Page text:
Nothing of this kind can be instanced in the Mahratta Government. Hosts of robbers, like birds of prey, swept over India without any systematic plan, suddenly invading those points where the vast distance might have precluded the least probability of attack. Their sole rule of government seems to consist in the exaction of the Chout, or' tribute, which amounted to the fourth part of the revenue of the country, cruel to the defenceless, overbearing to the humble, dastardly where they met with a brave resistance, their power lasted no longer than the alarm occasioned by their inroads. Their nominal dominion, consequent on the disorders which had effected the ruin of the overgrown empire of the Moghuls, was entirely subverted on the first encounter with a regular power. This also would have been the case with the Sikhs, had not natural limits been set to their territories.


The power of Delhi, which otherwise might have directed all its energies to restrain the growth of the new state to the north-west, was assailed by foes from within as well as without. The Mahrattas in the south were involved in wars which ended in their downfall; under any circumstances, it was a matter of indifference to them whom they plundered, or who governed India. Terror of the Afghans kept them away from the north, as well as the conviction that their first appearance in the Panjáb would leave little enough for any after-gleaning, and that they could be no gainers by interfering in the affairs of the Sikhs and Mohammedans. The new Dúrani, or Afghan monarchy, was too insecurely established to make any opposition to the formation of the neighbouring empire. The field, therefore, on which the Sikhs carried on their operations was open, though at the same time comparatively limited. Defined by the right bank of the Setlej, the policy of the British Government had excluded a third part of the Sikh nation from the establishment of the new monarchy. To the west were various warlike tribes who had only to confederate together to crush the rising state at a blow: the boundaries, in fact, we're so prescribed both by nature and the state of the surrounding provinces, that no power could have overpassed them, but that peculiar military talent which promptly avails itself of circumstances. Ranjít Singh nevertheless, however ably he went about the work, either did not understand, or did not concern himself to take any further measure to fortify or insure the integrity of his newly-acquired kingdom.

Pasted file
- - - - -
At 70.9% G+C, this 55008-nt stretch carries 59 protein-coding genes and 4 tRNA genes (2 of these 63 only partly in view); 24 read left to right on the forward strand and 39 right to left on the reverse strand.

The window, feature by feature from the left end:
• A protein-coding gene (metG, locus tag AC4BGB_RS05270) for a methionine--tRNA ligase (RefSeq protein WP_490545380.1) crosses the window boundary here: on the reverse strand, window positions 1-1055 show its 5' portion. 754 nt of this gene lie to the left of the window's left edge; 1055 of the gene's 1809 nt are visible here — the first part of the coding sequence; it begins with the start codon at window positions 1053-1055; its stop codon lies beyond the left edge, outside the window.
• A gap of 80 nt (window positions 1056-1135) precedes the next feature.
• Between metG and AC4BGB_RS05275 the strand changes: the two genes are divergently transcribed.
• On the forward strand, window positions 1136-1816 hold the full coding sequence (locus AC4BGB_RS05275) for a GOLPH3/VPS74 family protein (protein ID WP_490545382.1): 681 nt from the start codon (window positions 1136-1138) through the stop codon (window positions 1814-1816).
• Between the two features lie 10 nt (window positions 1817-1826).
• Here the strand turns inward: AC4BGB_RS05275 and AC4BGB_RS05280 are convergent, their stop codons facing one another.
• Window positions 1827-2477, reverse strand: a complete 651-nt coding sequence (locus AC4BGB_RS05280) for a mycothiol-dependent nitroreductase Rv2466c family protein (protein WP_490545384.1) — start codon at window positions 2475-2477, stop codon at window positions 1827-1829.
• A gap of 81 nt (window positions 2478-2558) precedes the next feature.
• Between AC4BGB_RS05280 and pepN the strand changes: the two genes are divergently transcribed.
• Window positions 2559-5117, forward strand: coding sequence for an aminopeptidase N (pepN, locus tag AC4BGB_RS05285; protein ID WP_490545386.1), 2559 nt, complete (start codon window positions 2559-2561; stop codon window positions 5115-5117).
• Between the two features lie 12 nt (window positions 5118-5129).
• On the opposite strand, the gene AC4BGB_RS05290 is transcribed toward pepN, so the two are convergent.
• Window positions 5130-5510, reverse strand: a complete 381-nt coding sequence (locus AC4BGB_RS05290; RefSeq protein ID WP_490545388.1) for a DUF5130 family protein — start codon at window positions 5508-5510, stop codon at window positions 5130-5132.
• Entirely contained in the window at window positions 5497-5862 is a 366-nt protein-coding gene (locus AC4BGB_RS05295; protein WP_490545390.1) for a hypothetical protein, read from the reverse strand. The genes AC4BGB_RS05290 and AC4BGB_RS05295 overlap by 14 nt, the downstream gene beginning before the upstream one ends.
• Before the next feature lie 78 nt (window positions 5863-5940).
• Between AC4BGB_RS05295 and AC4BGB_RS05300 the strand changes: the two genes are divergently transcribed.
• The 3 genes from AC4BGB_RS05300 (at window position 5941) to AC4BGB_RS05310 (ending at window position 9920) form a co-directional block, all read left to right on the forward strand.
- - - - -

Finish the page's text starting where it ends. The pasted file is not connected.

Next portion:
And here I may be allowed to say a few words on the Sikh religion. The Sikhs,not excepting those in high station, make no pretensions to education. Generally speaking, they are the descendants from all the lowest castes of Hindús, from which they have been proselyted. There are few among them to be found who can either read or write: the only language spoken from the prince to the peasant, is a corrupt Hindústhaní-the proper provincial dialect of the Panjáb.